CRTC extends the analog to digital TV conversion to August 2012

In a surprise decision handed down today, the CRTC has allowed the CBC to continue broadcasting analog television signals in twenty-two markets until August 2012.

The move effectively guts the federal regulators original 2007 decision which would require Canadian television broadcasters to switch their broadcast over-the-air (OTA) television signals from analog to digital by August 31st of this year.

For the last four years, the CRTC says the conversion is necessary in order to free up television spectrum (from what is currently used for channels 52 to 69) which could then be used for other purposes like advanced wireless and public safety services, such as those used by police and fire departments.

The transmitters which will remain analog are primarily English language transmitters in Quebec and French Language transmitters outside of Quebec. A complete list of analog transmitters to be left in operation include:

English-language television

  • CBRT-6 Lethbridge, Alberta
  • CBAT-TV Saint John, New Brunswick
  • CBAT-TV-2 Moncton, New Brunswick
  • CBLN-TV London, Ontario
  • CBLN-TV-1 Paris, Ontario (serving Kitchener-Waterloo)
  • CBMT-3 Sherbrooke, Quebec
  • CBJET Chicoutimi, Quebec
  • CBVE-TV Québec, Quebec
  • CBMT-1 Trois-Rivières, Quebec
  • CBKST Saskatoon, Saskatchewan

French-language television

  • CBRFT Calgary, Alberta
  • CBXFT-3 Lethbridge, Alberta
  • CBAFT-1 Saint John, New Brunswick
  • CBAFT-10 Fredericton, New Brunswick
  • CBHFT Halifax, Nova Scotia
  • CBAFT-5 Charlottetown, Prince Edward Island
  • CBFJ-TV St. John’s, Newfoundland and Labrador
  • CBLFT-9 London, Ontario
  • CBLFT-8 Kitchener, Ontario
  • CBLFT-18 Thunder Bay, Ontario
  • CBEFT Windsor, Ontario
  • CBKFT-1 Saskatoon, Saskatchewan

Discuss the decision in Digital Home’s Television Industry / Channels and Providers forum.


6 Responses to “CRTC extends the analog to digital TV conversion to August 2012”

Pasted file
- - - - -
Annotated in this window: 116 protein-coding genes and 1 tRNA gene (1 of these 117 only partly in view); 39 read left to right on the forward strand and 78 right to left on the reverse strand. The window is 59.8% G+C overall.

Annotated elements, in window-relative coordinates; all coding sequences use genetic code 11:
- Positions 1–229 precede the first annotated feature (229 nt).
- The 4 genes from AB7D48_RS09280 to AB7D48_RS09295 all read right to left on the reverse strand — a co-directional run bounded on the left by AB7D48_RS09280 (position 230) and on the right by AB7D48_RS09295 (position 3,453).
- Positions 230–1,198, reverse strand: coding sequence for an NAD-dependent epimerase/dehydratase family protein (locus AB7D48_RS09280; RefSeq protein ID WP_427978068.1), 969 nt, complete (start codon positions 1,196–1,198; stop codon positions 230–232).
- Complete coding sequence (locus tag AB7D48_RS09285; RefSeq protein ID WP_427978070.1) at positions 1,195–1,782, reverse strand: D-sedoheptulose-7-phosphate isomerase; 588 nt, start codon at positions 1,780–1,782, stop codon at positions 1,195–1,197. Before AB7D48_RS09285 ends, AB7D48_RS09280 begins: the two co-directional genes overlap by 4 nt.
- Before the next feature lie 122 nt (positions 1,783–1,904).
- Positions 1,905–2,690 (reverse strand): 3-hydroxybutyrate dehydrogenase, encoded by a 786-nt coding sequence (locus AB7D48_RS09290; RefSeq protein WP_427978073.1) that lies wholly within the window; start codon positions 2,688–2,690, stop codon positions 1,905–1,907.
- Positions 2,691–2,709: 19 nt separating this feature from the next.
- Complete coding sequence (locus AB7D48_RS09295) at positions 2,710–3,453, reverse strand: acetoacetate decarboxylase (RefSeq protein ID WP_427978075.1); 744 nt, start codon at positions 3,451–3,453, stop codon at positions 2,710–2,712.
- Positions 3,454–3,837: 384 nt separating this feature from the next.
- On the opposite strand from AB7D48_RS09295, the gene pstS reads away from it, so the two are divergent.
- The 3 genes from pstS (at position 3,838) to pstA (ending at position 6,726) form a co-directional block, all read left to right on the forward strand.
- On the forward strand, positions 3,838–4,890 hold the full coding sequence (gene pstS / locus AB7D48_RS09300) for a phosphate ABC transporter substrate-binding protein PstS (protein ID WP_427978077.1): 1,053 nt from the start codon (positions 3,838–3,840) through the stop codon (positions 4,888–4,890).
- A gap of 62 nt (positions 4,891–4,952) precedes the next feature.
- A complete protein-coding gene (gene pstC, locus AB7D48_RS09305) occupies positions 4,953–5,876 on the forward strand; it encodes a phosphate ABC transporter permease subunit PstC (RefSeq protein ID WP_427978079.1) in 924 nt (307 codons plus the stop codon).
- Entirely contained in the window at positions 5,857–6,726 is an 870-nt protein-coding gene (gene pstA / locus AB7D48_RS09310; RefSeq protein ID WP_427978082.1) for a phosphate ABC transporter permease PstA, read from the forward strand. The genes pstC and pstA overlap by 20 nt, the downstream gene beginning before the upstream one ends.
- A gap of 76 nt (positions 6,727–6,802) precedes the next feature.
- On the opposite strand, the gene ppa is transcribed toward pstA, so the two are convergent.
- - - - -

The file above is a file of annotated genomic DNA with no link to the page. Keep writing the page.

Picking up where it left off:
1. Jim says:

    You would think with all the government monies going to the CBC they would be the first to embrace and switch to digital. All the private stations can do this on their own.

    We fund them, yet they somehow cost us more money, for less service. Hmm…maybe that does sound like the government after all.

  2. name777 says:

    What a surprise! Didn’t see that coming. [sarcasm alert]

  3. Ben says:

    Stupid CRTC, free up that spectrum so that the new tech can actually make use of it!

  4. Writerpatrick says:

    Meanwhile everyone in those areas will stop watching CBC (except for hockey) and watch the digital stations instead.

    It looks like the Southern Ontario stations could be replaced with a single transmitter or even the CN Tower if it’s allowed to broadcast strong enough.

  5. Rod says:

    Thats just a shot in the face to all the other stations who already made the commitment to switch by this Aug.Does this mean that Access Alberta will now be allowed to stay on air too.

  6. glen says:

    The bad news for people in these markets is that their over-the-air stations are going digital. The good news is that they will still have the CBC for their entertainment needs should they stay with analog. Talk about incentive to switch to digital. Seriously though, this hardly seems fair to the other networks who have to switch over by Aug 31, 2011.